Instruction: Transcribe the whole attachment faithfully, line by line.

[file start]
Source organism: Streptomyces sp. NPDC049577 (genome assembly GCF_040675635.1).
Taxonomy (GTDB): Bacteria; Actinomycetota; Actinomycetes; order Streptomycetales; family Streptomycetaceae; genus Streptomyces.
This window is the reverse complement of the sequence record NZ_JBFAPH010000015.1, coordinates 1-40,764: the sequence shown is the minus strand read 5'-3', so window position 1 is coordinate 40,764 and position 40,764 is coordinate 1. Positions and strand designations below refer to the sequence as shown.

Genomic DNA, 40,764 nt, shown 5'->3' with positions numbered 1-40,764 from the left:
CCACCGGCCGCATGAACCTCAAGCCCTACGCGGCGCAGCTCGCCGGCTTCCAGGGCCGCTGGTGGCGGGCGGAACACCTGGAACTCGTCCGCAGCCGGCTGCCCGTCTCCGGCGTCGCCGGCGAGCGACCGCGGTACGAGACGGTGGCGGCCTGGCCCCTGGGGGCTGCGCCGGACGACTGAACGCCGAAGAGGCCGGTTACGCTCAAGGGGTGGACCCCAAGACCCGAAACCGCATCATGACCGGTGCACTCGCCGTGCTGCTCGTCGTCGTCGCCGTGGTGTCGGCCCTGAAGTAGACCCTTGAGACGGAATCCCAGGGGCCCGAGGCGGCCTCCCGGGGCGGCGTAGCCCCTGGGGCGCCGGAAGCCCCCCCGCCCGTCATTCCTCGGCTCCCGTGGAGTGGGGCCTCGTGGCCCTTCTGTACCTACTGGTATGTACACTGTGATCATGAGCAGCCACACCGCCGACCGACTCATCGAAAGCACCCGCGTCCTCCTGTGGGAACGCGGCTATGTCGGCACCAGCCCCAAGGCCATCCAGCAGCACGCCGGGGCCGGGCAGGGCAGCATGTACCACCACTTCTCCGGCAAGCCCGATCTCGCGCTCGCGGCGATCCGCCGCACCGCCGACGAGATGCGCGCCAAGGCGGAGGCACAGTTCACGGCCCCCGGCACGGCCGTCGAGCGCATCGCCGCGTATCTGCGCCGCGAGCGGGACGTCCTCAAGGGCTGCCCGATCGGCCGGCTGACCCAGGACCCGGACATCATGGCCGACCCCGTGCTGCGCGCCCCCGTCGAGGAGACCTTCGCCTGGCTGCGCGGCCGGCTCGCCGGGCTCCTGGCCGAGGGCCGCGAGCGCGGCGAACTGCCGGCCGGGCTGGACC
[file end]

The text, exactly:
Source organism: Streptomyces sp. NPDC049577 (genome assembly GCF_040675635.1).
Taxonomy (GTDB): Bacteria; Actinomycetota; Actinomycetes; order Streptomycetales; family Streptomycetaceae; genus Streptomyces.
This window is the reverse complement of the sequence record NZ_JBFAPH010000015.1, coordinates 1-40,764: the sequence shown is the minus strand read 5'-3', so window position 1 is coordinate 40,764 and position 40,764 is coordinate 1. Positions and strand designations below refer to the sequence as shown.

Genomic DNA, 40,764 nt, shown 5'->3' with positions numbered 1-40,764 from the left:
CCACCGGCCGCATGAACCTCAAGCCCTACGCGGCGCAGCTCGCCGGCTTCCAGGGCCGCTGGTGGCGGGCGGAACACCTGGAACTCGTCCGCAGCCGGCTGCCCGTCTCCGGCGTCGCCGGCGAGCGACCGCGGTACGAGACGGTGGCGGCCTGGCCCCTGGGGGCTGCGCCGGACGACTGAACGCCGAAGAGGCCGGTTACGCTCAAGGGGTGGACCCCAAGACCCGAAACCGCATCATGACCGGTGCACTCGCCGTGCTGCTCGTCGTCGTCGCCGTGGTGTCGGCCCTGAAGTAGACCCTTGAGACGGAATCCCAGGGGCCCGAGGCGGCCTCCCGGGGCGGCGTAGCCCCTGGGGCGCCGGAAGCCCCCCCGCCCGTCATTCCTCGGCTCCCGTGGAGTGGGGCCTCGTGGCCCTTCTGTACCTACTGGTATGTACACTGTGATCATGAGCAGCCACACCGCCGACCGACTCATCGAAAGCACCCGCGTCCTCCTGTGGGAACGCGGCTATGTCGGCACCAGCCCCAAGGCCATCCAGCAGCACGCCGGGGCCGGGCAGGGCAGCATGTACCACCACTTCTCCGGCAAGCCCGATCTCGCGCTCGCGGCGATCCGCCGCACCGCCGACGAGATGCGCGCCAAGGCGGAGGCACAGTTCACGGCCCCCGGCACGGCCGTCGAGCGCATCGCCGCGTATCTGCGCCGCGAGCGGGACGTCCTCAAGGGCTGCCCGATCGGCCGGCTGACCCAGGACCCGGACATCATGGCCGACCCCGTGCTGCGCGCCCCCGTCGAGGAGACCTTCGCCTGGCTGCGCGGCCGGCTCGCCGGGCTCCTGGCCGAGGGCCGCGAGCGCGGCGAACTGCCGGCCGGGCTGGACC